In 1971, McLean Baptist Church started reaching out to runaways in the Northern Virginia area. The next year other churches and religious organizations got involved, eventually calling the project “Juvenile Assistance of McLean,” and then later, “Alternative House.” This project would turn into what is now Second Story’s Emergency Shelter for Teenagers.
That same year, a 12 year old boy named Johnny ran away from home. His parents were divorced and fighting about who would get custody of him, and home had become so angry and stressful that Johnny decided any other place would be better. He slept on the streets for a while, until someone told him about a house for runaways that could help him — it was McLean Baptist Church’s outreach, the earliest stages of Second Story’s shelter.
The shelter changed everything for Johnny. He found a safer place to live, and eventually was emancipated from his parents so that the source of conflict — the custody battle — would go away. “Without Second Story I would probably be in jail,” Johnny reflects. Instead, he lives here in Northern Virginia, a married father of two, a commercial real estate developer, and a fierce advocate for our work.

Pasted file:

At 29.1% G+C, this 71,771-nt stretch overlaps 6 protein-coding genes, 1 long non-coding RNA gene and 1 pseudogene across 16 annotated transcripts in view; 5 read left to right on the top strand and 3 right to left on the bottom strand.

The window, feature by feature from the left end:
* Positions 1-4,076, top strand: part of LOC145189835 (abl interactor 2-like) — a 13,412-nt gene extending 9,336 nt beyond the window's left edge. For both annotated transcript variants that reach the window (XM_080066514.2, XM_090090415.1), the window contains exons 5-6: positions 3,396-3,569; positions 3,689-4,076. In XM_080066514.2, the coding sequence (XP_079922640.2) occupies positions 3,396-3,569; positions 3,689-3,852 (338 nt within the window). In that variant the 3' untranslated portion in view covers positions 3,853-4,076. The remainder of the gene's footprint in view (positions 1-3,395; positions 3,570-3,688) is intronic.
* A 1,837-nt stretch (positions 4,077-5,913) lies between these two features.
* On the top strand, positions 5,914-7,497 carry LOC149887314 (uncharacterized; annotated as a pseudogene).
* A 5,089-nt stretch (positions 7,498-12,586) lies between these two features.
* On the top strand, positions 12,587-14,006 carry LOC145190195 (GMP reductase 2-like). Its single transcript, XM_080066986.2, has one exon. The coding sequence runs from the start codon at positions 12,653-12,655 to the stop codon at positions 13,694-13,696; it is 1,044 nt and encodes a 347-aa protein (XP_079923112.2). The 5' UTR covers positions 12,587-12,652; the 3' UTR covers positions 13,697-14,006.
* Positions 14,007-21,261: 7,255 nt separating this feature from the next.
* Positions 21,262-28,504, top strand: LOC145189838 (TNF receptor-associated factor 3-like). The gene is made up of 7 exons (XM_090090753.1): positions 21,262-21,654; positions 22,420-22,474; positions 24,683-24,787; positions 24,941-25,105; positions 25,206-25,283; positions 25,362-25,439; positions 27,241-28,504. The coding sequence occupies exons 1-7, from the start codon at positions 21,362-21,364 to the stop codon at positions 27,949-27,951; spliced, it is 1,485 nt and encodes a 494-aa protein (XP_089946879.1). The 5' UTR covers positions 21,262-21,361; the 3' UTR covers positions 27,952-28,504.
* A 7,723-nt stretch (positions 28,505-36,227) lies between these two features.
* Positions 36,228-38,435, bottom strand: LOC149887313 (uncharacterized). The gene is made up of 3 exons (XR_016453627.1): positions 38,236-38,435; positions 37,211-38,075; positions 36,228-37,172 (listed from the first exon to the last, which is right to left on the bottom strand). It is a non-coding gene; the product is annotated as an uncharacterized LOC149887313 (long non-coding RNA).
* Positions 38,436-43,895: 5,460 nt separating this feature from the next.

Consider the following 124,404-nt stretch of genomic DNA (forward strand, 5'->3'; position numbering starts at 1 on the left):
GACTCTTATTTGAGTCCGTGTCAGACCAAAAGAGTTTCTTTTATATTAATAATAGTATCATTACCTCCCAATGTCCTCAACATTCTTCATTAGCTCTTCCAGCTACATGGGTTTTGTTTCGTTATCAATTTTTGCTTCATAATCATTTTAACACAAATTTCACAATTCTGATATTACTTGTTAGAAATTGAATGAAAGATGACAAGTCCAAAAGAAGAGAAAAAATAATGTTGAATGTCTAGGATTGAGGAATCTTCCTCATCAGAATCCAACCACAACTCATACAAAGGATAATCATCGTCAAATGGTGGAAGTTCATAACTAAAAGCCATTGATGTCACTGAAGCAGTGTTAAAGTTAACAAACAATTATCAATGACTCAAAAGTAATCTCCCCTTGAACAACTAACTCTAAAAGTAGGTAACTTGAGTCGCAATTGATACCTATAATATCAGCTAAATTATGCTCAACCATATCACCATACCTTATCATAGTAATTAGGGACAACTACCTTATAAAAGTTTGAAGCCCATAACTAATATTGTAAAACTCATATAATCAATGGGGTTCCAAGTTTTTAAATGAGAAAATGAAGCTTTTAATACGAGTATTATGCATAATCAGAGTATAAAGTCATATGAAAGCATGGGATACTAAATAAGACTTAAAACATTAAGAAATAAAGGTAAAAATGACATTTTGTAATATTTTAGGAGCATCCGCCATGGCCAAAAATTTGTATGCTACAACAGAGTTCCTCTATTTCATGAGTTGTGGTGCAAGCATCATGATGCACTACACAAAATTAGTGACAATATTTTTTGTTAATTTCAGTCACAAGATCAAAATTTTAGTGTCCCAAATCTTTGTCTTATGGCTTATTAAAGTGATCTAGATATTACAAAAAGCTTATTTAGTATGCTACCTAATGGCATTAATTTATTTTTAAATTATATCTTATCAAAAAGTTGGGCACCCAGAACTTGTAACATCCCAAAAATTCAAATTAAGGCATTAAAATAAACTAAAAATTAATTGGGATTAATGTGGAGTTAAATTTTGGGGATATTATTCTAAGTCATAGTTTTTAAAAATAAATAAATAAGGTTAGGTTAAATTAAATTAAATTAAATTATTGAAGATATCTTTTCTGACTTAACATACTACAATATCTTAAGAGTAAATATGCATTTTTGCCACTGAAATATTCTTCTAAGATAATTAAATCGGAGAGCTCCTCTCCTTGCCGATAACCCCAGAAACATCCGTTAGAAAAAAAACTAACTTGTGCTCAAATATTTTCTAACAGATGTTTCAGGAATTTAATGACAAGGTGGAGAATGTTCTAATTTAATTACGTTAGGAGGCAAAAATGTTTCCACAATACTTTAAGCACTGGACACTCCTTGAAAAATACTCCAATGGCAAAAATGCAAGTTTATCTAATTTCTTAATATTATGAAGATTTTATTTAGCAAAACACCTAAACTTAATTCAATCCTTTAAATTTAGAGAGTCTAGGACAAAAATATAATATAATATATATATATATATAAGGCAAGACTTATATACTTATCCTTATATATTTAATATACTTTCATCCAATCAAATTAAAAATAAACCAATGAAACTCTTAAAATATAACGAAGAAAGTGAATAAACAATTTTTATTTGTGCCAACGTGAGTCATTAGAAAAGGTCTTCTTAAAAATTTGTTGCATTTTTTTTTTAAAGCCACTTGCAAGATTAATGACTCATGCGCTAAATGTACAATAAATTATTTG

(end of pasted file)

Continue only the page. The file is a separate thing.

Two decades later, Johnny’s daughter, Merrill, came to her dad distraught and desperate. She had been struggling for a while — acting out and hanging out with the wrong people, and her parents were worried. “I knew exactly who to call,” Johnny said. They took Merrill to Second Story, where she unloaded a horrifying secret, one that had been eating away at her for years. It was a turning point for Merrill, and for their family.
Johnny and Merrill Chanel are eager to say that Second Story has changed not just their two lives but their entire family.
*Note: This is a special story to help announce something special — the Second Stories podcast. Johnny and Merrill’s story will be told through the podcast in the next few weeks. We hope you’ll learn more!